Climate Change In Canada


In its continued exploitation of the oilsands of Alberta, Canadia may have recently surpassed even the US in its ability to ignore climate change science in the name of making economic gains.  It was a pleasant surprise, therefore, to find an opinion piece published in the Globe and Mail, a Canadian national newspaper, supporting the work of scientists as “square-jawed heros” of current crises.

Effectively a firm rebuttal of the idea that just because of a few poorly-worded emails from the Climate Research Unit at the University of East Anglia the entire climate science paradigm (or even the broader scientific establishment) has collapsed, the author highlights the vital work of scientists and the robustness of the system within which they work.

In the Hollywood version of how science influences policy, the brilliant scientist has a eureka moment in the lab and calls the president, who promptly dispatches a square-jawed hero to save the day. In the real world, both science and politics are enormously more complicated.

It is in this real-world context that we must place the imbroglio surrounding the Intergovernmental Panel on Climate Change’s research. Breathless media claims that the scientific consensus supporting the reality of climate change and its causes has collapsed are simply untrue.

At its heart, the debate centres on the role and process of science in creating a platform for human progress. If anything has been “revealed,” it is the challenge of communicating complex science to a media world that requires scientists to reduce their research to a sound bite.

I highly recommend reading the full article.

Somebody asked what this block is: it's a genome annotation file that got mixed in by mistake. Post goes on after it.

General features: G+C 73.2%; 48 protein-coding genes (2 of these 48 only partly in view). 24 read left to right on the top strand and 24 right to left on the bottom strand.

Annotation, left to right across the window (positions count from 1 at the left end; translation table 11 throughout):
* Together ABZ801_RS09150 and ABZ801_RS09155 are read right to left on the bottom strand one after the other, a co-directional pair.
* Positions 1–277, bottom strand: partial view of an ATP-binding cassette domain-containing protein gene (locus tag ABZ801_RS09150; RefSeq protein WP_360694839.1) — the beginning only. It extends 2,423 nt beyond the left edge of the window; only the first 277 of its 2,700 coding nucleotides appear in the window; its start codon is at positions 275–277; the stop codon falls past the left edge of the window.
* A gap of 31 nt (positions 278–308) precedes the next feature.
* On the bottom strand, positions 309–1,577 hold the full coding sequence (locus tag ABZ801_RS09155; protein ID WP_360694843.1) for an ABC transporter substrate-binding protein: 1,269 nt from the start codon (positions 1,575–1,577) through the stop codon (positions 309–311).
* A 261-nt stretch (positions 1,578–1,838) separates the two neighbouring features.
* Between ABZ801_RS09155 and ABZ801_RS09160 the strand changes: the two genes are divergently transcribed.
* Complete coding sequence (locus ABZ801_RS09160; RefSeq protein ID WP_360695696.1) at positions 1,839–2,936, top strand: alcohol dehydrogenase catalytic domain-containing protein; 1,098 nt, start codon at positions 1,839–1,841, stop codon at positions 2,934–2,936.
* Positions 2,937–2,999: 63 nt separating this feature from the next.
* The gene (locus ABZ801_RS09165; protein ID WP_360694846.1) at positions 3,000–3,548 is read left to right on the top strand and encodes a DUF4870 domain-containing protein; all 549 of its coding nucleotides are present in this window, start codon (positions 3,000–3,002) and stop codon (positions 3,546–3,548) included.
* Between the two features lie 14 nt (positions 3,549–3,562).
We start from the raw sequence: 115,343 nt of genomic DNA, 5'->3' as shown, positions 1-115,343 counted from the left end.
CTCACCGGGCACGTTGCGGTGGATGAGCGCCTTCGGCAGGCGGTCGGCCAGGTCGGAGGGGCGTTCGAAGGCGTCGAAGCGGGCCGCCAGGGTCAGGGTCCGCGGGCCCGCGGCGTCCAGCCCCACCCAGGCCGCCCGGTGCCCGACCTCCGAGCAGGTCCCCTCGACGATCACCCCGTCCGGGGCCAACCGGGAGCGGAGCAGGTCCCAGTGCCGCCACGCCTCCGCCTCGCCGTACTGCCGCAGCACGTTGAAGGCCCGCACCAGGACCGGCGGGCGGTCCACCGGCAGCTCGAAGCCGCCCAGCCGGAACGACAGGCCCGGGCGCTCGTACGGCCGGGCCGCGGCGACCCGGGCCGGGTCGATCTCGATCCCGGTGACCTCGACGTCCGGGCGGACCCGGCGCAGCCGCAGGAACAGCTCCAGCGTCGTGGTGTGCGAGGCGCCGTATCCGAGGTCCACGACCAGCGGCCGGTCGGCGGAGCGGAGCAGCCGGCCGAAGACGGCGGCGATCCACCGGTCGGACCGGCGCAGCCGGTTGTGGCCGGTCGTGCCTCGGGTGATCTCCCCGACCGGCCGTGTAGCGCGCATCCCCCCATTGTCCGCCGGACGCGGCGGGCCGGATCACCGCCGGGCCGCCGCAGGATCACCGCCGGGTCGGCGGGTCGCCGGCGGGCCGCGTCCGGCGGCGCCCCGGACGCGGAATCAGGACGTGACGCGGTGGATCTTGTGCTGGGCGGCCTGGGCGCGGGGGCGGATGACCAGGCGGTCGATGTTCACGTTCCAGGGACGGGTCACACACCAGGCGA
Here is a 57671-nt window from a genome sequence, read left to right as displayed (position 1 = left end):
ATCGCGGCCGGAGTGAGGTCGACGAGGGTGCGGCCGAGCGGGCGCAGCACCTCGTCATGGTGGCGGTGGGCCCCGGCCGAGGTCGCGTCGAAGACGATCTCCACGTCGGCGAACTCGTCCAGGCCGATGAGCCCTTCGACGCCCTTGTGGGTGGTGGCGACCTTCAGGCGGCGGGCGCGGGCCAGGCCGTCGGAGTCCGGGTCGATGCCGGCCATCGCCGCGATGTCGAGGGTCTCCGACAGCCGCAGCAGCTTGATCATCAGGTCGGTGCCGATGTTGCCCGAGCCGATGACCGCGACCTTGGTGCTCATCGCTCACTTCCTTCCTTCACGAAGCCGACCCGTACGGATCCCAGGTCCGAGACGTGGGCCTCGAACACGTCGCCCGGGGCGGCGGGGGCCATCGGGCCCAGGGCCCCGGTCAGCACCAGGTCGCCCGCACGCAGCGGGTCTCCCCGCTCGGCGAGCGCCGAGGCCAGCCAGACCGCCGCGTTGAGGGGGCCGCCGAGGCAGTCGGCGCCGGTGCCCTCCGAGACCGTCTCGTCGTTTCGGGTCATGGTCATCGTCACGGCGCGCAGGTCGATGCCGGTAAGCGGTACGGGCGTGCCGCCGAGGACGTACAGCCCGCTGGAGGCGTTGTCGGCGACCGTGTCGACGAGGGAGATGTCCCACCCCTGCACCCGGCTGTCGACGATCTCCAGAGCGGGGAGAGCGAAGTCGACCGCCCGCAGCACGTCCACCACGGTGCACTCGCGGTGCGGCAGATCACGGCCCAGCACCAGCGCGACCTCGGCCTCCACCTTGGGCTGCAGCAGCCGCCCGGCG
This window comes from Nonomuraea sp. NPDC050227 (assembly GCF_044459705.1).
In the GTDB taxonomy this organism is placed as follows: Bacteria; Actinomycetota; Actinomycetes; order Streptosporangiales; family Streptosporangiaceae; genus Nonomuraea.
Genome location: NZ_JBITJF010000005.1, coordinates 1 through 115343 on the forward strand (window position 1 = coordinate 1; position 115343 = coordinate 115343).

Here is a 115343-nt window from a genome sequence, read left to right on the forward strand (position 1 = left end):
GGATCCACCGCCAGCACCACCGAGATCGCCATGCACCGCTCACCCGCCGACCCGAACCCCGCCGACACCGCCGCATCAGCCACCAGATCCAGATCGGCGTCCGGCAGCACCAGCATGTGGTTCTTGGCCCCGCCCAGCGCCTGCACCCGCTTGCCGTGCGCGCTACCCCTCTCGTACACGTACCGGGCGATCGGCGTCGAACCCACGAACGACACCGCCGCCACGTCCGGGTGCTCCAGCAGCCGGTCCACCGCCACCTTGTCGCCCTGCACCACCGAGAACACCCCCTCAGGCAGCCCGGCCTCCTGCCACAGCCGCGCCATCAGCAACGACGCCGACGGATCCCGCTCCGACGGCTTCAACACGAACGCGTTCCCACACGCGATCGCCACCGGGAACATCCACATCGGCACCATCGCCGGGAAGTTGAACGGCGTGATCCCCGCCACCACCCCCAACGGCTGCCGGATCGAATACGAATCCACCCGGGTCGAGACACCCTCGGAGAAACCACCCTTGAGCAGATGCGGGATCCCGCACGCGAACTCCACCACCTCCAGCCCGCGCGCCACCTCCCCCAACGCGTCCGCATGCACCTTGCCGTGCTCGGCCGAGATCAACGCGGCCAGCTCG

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  1. #1 by Jon d on February 17, 2010 - 19:02

    He Also says…

    Yes, some scientists showed poor judgment in private e-mail exchanges later hacked and made public. Yes, some errors in fact and incomplete citations have been found in the IPCC’s 1,000-page reports.

    My skeptic buds however note that all the errors detected that I’ve heard about seem to have fallen on the side of the charts resulting in overstatement of the problem. Are we just not hearing about errors in the other direction or is it down to some other reason? Jus askin.

  2. #2 by F0ul on February 23, 2010 - 11:10

    Strange that in a subject which is more full of hot air on both sides that you fall on the side with the most to gain.
    I count myself as sceptic on the idea of man made climate change. The reason? Because I have a graph on my PC showing the results of an analysis of a Greenland Glacier – going back over 100,000 years.
    Yes its getting warmer, but its still not as warm now as it was even 1000 years ago, never mind at the time of the Greeks or even the building of the pyramids.
    It isn’t as if the IPCC don’t know this – just look at their reports from 1990 – before they worked out that more grants translate into more alarmism translate into more grants!

    Sceptics? You are just the listening to authority!

  3. #3 by MCMorris on December 8, 2010 - 12:18

    It is an interestin­g question , because it really is revealing of the actual ideology of the Warmists : they’re the heirs to the radical anticoloni­alist movement of the Sixties, which enhanced all sorts of micro-nati­onalisms worldwide, so they are afraid that the microstate­s they adore so significantly, and who play a so important role in the UN, will disappear : they thus show that their motivation­s are much more political than scientific­. Obviously, it means absolutely nothing that climate models have been accurately predicting this stuff because the ’80s. I’m guessing the laws of thermodyna­mics and fluid mechanics have a liberal bias.

(will not be published)